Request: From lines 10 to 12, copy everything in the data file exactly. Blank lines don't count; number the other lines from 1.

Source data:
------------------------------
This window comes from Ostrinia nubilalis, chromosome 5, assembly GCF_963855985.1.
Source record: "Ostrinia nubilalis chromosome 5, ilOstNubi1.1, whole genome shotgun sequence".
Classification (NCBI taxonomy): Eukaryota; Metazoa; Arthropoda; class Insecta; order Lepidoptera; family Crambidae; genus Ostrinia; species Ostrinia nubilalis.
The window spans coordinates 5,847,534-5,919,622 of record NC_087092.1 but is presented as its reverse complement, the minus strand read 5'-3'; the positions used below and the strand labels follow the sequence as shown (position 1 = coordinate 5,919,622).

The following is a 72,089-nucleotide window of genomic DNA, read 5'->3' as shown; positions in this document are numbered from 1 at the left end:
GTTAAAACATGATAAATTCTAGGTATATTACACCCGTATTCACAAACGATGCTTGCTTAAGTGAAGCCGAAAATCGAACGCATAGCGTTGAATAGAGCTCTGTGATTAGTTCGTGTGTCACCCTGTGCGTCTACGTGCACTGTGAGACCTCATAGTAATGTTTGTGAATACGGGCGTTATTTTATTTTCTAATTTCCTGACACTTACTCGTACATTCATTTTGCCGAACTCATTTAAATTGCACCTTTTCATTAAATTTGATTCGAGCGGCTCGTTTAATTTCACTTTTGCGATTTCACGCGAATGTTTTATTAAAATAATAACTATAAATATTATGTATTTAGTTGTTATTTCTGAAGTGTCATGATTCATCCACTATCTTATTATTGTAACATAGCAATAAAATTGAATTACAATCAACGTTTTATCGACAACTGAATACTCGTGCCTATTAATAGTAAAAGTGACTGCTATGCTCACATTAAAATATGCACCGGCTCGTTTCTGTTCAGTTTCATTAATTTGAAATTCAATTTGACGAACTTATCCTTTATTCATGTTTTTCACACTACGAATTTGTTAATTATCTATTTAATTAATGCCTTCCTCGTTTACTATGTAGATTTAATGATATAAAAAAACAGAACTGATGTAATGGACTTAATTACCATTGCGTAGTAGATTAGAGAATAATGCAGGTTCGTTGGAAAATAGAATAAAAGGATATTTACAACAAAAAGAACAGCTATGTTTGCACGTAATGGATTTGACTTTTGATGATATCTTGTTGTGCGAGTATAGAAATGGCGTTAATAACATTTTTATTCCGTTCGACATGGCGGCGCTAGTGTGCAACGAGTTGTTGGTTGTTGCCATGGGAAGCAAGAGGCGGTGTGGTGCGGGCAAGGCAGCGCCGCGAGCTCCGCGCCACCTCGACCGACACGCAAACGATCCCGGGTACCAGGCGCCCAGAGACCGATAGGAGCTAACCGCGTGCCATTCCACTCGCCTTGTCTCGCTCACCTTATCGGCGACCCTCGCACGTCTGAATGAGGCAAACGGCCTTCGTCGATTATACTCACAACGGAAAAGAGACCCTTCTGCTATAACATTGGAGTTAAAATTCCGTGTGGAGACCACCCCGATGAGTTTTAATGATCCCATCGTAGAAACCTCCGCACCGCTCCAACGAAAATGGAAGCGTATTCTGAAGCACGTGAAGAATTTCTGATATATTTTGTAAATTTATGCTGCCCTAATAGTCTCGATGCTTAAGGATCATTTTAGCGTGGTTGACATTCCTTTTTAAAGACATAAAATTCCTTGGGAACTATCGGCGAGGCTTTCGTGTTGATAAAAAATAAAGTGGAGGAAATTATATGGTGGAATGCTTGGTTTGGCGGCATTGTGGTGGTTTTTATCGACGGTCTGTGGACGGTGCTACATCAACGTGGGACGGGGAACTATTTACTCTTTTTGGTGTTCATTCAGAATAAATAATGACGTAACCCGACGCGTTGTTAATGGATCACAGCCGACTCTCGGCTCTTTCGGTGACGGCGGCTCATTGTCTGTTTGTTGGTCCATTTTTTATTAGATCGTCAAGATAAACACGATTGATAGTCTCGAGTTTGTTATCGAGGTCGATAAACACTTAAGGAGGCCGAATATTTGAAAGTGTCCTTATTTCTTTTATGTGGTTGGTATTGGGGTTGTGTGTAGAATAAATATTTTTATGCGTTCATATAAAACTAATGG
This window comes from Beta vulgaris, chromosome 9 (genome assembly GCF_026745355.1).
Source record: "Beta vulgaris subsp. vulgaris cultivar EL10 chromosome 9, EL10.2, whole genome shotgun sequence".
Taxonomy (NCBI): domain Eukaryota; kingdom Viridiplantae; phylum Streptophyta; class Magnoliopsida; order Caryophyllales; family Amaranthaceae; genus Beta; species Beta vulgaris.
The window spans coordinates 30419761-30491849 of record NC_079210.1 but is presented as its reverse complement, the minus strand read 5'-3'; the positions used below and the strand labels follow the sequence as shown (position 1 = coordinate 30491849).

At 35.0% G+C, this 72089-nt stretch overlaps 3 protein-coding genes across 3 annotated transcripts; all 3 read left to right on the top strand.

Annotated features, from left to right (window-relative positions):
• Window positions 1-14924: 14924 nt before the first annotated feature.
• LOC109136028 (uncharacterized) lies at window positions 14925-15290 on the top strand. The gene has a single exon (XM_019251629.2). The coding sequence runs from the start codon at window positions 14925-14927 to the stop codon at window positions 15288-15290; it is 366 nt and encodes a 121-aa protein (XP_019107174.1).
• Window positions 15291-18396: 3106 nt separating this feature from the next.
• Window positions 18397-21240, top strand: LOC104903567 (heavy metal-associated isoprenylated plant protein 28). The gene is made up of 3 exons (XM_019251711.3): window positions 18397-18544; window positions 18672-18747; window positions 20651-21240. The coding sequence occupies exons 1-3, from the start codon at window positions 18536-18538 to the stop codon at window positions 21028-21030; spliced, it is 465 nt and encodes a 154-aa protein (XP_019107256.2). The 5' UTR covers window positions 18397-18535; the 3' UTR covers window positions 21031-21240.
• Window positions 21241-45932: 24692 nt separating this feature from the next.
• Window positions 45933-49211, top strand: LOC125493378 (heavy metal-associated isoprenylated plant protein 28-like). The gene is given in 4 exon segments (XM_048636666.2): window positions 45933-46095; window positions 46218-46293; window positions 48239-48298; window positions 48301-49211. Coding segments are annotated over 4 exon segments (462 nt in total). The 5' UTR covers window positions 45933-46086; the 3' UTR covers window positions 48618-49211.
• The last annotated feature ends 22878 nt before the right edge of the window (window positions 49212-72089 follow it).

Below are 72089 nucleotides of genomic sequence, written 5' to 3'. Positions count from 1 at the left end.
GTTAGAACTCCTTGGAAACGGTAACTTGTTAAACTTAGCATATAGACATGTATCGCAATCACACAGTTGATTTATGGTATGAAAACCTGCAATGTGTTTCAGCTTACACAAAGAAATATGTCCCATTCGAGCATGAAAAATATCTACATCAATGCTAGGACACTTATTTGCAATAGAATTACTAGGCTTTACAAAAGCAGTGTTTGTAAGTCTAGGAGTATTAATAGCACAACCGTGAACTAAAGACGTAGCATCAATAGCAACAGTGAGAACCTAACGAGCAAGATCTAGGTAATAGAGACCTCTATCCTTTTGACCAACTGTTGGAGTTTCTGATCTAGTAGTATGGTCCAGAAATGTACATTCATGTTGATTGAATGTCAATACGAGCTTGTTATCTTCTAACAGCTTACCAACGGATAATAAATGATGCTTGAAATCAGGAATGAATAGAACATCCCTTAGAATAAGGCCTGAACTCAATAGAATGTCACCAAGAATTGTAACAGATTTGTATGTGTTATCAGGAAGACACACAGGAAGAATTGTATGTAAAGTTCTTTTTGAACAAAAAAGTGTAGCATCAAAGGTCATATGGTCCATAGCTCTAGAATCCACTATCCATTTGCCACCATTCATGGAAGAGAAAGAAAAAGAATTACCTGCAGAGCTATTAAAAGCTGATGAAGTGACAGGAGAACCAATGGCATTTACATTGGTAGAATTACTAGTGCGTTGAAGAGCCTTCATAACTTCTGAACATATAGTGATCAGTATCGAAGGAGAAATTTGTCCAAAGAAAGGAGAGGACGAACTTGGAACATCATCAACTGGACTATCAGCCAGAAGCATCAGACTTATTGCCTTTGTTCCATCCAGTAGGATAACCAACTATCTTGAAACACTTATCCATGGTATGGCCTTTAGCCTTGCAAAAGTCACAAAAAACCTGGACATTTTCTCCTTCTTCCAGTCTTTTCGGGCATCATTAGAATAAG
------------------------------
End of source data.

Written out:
The window spans coordinates 30419761-30491849 of record NC_079210.1 but is presented as its reverse complement, the minus strand read 5'-3'; the positions used below and the strand labels follow the sequence as shown (position 1 = coordinate 30491849).

At 35.0% G+C, this 72089-nt stretch overlaps 3 protein-coding genes across 3 annotated transcripts; all 3 read left to right on the top strand.

Annotated features, from left to right (window-relative positions):